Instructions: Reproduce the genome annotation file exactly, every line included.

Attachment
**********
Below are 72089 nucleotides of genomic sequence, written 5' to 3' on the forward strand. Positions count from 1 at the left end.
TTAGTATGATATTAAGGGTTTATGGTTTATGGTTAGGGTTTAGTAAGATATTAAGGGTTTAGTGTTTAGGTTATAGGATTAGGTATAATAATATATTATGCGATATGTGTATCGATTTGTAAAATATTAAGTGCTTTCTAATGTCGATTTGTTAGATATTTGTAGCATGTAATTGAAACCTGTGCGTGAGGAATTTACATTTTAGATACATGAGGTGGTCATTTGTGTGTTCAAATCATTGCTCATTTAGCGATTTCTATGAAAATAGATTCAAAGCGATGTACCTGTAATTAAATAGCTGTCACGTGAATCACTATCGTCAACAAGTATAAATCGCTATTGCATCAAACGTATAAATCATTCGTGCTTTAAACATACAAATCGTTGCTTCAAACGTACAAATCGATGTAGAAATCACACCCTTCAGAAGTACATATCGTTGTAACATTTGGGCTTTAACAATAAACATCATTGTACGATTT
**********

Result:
Below are 72089 nucleotides of genomic sequence, written 5' to 3' on the forward strand. Positions count from 1 at the left end.
TTAGTATGATATTAAGGGTTTATGGTTTATGGTTAGGGTTTAGTAAGATATTAAGGGTTTAGTGTTTAGGTTATAGGATTAGGTATAATAATATATTATGCGATATGTGTATCGATTTGTAAAATATTAAGTGCTTTCTAATGTCGATTTGTTAGATATTTGTAGCATGTAATTGAAACCTGTGCGTGAGGAATTTACATTTTAGATACATGAGGTGGTCATTTGTGTGTTCAAATCATTGCTCATTTAGCGATTTCTATGAAAATAGATTCAAAGCGATGTACCTGTAATTAAATAGCTGTCACGTGAATCACTATCGTCAACAAGTATAAATCGCTATTGCATCAAACGTATAAATCATTCGTGCTTTAAACATACAAATCGTTGCTTCAAACGTACAAATCGATGTAGAAATCACACCCTTCAGAAGTACATATCGTTGTAACATTTGGGCTTTAACAATAAACATCATTGTACGATTT